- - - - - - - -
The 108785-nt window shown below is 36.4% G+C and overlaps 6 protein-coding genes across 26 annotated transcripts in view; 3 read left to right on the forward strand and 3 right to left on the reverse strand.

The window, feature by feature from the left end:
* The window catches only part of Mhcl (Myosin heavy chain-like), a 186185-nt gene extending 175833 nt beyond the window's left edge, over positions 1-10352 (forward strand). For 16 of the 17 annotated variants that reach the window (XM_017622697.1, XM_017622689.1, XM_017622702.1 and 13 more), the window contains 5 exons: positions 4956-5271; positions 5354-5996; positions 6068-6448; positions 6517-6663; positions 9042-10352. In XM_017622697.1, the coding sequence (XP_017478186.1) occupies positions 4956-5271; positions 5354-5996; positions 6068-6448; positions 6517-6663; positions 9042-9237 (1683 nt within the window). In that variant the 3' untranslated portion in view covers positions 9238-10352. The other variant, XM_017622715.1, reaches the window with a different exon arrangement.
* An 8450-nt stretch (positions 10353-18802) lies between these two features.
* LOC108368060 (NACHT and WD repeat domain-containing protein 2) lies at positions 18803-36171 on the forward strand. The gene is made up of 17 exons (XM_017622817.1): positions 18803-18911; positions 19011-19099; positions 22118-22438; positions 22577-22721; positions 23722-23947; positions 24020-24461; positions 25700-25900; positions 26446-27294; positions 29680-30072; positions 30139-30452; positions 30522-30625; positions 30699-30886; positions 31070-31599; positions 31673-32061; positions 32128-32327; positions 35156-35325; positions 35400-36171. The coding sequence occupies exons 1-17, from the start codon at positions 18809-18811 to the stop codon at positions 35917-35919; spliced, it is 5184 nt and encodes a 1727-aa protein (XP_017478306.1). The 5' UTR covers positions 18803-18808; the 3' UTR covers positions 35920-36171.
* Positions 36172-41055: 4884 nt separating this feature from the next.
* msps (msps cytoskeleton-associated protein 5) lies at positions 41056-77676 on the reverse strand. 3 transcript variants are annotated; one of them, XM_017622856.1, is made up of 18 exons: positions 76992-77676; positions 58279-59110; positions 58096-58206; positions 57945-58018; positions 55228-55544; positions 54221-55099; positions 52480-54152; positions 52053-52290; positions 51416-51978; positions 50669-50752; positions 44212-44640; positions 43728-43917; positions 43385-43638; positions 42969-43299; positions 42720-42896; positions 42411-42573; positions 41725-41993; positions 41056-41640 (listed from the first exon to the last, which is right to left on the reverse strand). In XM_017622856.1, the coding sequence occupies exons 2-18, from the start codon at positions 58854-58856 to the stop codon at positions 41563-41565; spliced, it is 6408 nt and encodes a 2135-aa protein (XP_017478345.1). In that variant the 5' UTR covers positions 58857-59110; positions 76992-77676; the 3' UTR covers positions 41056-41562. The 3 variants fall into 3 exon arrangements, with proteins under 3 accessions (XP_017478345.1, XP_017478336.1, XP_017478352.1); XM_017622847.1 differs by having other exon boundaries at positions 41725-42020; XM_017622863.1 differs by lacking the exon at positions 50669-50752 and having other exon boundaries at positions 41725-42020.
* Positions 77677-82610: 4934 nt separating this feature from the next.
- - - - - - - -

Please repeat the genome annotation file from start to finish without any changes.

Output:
The 108785-nt window shown below is 36.4% G+C and overlaps 6 protein-coding genes across 26 annotated transcripts in view; 3 read left to right on the forward strand and 3 right to left on the reverse strand.

The window, feature by feature from the left end:
* The window catches only part of Mhcl (Myosin heavy chain-like), a 186185-nt gene extending 175833 nt beyond the window's left edge, over positions 1-10352 (forward strand). For 16 of the 17 annotated variants that reach the window (XM_017622697.1, XM_017622689.1, XM_017622702.1 and 13 more), the window contains 5 exons: positions 4956-5271; positions 5354-5996; positions 6068-6448; positions 6517-6663; positions 9042-10352. In XM_017622697.1, the coding sequence (XP_017478186.1) occupies positions 4956-5271; positions 5354-5996; positions 6068-6448; positions 6517-6663; positions 9042-9237 (1683 nt within the window). In that variant the 3' untranslated portion in view covers positions 9238-10352. The other variant, XM_017622715.1, reaches the window with a different exon arrangement.
* An 8450-nt stretch (positions 10353-18802) lies between these two features.
* LOC108368060 (NACHT and WD repeat domain-containing protein 2) lies at positions 18803-36171 on the forward strand. The gene is made up of 17 exons (XM_017622817.1): positions 18803-18911; positions 19011-19099; positions 22118-22438; positions 22577-22721; positions 23722-23947; positions 24020-24461; positions 25700-25900; positions 26446-27294; positions 29680-30072; positions 30139-30452; positions 30522-30625; positions 30699-30886; positions 31070-31599; positions 31673-32061; positions 32128-32327; positions 35156-35325; positions 35400-36171. The coding sequence occupies exons 1-17, from the start codon at positions 18809-18811 to the stop codon at positions 35917-35919; spliced, it is 5184 nt and encodes a 1727-aa protein (XP_017478306.1). The 5' UTR covers positions 18803-18808; the 3' UTR covers positions 35920-36171.
* Positions 36172-41055: 4884 nt separating this feature from the next.
* msps (msps cytoskeleton-associated protein 5) lies at positions 41056-77676 on the reverse strand. 3 transcript variants are annotated; one of them, XM_017622856.1, is made up of 18 exons: positions 76992-77676; positions 58279-59110; positions 58096-58206; positions 57945-58018; positions 55228-55544; positions 54221-55099; positions 52480-54152; positions 52053-52290; positions 51416-51978; positions 50669-50752; positions 44212-44640; positions 43728-43917; positions 43385-43638; positions 42969-43299; positions 42720-42896; positions 42411-42573; positions 41725-41993; positions 41056-41640 (listed from the first exon to the last, which is right to left on the reverse strand). In XM_017622856.1, the coding sequence occupies exons 2-18, from the start codon at positions 58854-58856 to the stop codon at positions 41563-41565; spliced, it is 6408 nt and encodes a 2135-aa protein (XP_017478345.1). In that variant the 5' UTR covers positions 58857-59110; positions 76992-77676; the 3' UTR covers positions 41056-41562. The 3 variants fall into 3 exon arrangements, with proteins under 3 accessions (XP_017478345.1, XP_017478336.1, XP_017478352.1); XM_017622847.1 differs by having other exon boundaries at positions 41725-42020; XM_017622863.1 differs by lacking the exon at positions 50669-50752 and having other exon boundaries at positions 41725-42020.
* Positions 77677-82610: 4934 nt separating this feature from the next.